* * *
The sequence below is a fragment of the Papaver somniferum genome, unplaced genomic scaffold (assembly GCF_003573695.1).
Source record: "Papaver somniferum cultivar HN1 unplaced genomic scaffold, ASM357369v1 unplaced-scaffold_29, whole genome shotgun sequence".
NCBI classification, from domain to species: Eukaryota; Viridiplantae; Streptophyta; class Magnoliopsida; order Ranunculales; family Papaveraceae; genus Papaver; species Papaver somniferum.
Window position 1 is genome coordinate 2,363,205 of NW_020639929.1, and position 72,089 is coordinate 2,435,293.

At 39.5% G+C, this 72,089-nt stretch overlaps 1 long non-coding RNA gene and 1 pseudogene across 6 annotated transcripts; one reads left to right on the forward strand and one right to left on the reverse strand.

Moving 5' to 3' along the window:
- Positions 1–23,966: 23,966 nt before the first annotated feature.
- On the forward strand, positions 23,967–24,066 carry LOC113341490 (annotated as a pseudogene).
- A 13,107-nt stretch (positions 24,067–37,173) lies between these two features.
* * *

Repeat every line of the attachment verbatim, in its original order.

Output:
The sequence below is a fragment of the Papaver somniferum genome, unplaced genomic scaffold (assembly GCF_003573695.1).
Source record: "Papaver somniferum cultivar HN1 unplaced genomic scaffold, ASM357369v1 unplaced-scaffold_29, whole genome shotgun sequence".
NCBI classification, from domain to species: Eukaryota; Viridiplantae; Streptophyta; class Magnoliopsida; order Ranunculales; family Papaveraceae; genus Papaver; species Papaver somniferum.
Window position 1 is genome coordinate 2,363,205 of NW_020639929.1, and position 72,089 is coordinate 2,435,293.

At 39.5% G+C, this 72,089-nt stretch overlaps 1 long non-coding RNA gene and 1 pseudogene across 6 annotated transcripts; one reads left to right on the forward strand and one right to left on the reverse strand.

Moving 5' to 3' along the window:
- Positions 1–23,966: 23,966 nt before the first annotated feature.
- On the forward strand, positions 23,967–24,066 carry LOC113341490 (annotated as a pseudogene).
- A 13,107-nt stretch (positions 24,067–37,173) lies between these two features.